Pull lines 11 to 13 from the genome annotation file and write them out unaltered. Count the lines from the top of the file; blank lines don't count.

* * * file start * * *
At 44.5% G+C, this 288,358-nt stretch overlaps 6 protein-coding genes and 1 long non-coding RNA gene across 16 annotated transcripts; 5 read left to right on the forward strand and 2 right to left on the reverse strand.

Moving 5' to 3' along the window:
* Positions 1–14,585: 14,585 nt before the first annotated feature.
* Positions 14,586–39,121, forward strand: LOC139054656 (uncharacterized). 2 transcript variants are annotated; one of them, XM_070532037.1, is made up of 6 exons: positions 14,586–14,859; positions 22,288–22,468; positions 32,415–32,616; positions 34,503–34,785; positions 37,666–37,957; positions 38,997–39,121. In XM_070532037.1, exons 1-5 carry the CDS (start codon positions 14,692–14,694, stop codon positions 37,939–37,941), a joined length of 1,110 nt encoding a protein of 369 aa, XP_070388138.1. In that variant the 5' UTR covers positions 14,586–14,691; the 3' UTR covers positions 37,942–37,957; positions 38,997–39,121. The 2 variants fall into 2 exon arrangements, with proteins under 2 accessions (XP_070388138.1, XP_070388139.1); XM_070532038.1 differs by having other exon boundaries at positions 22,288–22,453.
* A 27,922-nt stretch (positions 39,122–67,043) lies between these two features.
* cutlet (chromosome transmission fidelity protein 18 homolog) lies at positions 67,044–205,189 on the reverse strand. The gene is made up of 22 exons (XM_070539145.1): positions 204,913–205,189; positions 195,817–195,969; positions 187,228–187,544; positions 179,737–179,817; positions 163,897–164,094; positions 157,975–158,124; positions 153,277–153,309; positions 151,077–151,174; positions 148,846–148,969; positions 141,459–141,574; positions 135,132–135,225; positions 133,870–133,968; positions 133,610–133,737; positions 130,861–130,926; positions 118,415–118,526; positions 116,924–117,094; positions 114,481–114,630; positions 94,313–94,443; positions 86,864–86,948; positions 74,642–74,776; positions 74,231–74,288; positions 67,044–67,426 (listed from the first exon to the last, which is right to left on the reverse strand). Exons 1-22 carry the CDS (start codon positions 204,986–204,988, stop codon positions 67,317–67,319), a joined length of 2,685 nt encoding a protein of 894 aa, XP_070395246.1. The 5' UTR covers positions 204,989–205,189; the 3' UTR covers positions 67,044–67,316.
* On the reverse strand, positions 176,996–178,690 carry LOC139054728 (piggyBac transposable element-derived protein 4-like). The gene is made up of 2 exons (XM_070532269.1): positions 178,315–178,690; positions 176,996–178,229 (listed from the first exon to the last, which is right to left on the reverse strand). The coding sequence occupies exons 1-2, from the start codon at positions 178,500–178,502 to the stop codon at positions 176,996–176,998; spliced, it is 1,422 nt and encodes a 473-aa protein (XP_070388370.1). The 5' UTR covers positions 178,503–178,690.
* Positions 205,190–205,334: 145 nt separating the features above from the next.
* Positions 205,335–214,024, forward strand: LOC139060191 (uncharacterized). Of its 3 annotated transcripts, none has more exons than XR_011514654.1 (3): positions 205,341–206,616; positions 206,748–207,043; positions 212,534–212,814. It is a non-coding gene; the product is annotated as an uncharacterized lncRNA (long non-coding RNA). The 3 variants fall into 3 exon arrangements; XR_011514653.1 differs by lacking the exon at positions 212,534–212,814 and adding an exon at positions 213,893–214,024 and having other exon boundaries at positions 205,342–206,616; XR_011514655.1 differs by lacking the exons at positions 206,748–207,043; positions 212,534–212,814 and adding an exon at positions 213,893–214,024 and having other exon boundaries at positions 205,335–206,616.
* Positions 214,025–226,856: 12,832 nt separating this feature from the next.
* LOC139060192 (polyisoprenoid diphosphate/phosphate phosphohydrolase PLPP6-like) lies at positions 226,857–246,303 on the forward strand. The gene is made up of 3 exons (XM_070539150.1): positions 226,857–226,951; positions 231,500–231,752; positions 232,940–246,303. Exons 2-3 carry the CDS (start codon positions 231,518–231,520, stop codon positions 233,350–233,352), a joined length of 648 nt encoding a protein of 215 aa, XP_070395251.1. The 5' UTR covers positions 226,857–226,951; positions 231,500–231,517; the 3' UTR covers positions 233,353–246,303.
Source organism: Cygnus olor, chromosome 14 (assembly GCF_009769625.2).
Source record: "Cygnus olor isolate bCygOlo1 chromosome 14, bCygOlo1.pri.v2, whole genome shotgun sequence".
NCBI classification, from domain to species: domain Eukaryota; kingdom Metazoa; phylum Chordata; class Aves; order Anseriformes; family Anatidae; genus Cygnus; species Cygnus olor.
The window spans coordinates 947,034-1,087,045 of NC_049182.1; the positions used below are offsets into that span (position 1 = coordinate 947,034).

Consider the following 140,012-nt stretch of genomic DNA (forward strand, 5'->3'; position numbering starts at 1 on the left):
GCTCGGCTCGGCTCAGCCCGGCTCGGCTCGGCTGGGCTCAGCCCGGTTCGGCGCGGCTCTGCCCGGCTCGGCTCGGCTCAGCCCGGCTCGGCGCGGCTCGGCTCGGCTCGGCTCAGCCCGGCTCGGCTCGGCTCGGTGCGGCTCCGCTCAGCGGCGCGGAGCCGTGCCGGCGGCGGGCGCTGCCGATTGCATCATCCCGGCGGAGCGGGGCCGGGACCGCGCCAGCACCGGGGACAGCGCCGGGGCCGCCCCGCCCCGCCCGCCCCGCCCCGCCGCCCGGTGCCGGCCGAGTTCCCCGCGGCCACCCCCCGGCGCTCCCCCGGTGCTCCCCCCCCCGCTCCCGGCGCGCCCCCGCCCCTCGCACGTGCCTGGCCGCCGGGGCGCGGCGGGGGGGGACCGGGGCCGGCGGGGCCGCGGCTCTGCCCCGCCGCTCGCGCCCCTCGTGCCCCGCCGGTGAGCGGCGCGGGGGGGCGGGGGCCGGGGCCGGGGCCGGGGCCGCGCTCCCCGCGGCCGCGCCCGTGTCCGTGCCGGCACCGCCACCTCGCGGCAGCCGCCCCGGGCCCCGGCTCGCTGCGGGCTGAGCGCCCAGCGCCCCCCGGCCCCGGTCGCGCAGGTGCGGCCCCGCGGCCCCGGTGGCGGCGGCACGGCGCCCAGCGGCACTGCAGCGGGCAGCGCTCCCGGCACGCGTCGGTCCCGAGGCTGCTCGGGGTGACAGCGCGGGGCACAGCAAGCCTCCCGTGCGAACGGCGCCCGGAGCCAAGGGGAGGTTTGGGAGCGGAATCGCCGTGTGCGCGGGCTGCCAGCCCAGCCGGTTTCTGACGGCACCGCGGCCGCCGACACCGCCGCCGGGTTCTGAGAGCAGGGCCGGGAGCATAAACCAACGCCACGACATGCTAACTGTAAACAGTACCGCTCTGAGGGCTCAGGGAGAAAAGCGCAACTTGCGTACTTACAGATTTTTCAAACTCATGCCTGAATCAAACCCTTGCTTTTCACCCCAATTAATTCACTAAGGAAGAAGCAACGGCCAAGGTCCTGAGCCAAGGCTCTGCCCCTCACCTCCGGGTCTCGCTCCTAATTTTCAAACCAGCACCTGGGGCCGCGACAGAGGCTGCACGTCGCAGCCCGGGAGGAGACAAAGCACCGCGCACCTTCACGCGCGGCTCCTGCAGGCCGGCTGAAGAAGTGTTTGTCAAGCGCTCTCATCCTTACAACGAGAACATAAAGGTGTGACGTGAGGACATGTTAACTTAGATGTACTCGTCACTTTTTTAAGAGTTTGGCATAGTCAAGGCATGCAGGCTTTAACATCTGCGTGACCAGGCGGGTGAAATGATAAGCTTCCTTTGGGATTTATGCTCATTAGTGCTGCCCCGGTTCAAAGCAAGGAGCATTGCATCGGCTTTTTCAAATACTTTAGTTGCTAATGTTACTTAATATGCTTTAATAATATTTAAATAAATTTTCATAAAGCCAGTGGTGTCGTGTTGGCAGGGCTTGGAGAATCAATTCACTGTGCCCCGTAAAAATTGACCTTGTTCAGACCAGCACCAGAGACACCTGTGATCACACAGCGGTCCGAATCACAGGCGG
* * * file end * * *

* LOC139060192 (polyisoprenoid diphosphate/phosphate phosphohydrolase PLPP6-like) lies at positions 226,857–246,303 on the forward strand. The gene is made up of 3 exons (XM_070539150.1): positions 226,857–226,951; positions 231,500–231,752; positions 232,940–246,303. Exons 2-3 carry the CDS (start codon positions 231,518–231,520, stop codon positions 233,350–233,352), a joined length of 648 nt encoding a protein of 215 aa, XP_070395251.1. The 5' UTR covers positions 226,857–226,951; positions 231,500–231,517; the 3' UTR covers positions 233,353–246,303.
Source organism: Cygnus olor, chromosome 14 (assembly GCF_009769625.2).
Source record: "Cygnus olor isolate bCygOlo1 chromosome 14, bCygOlo1.pri.v2, whole genome shotgun sequence".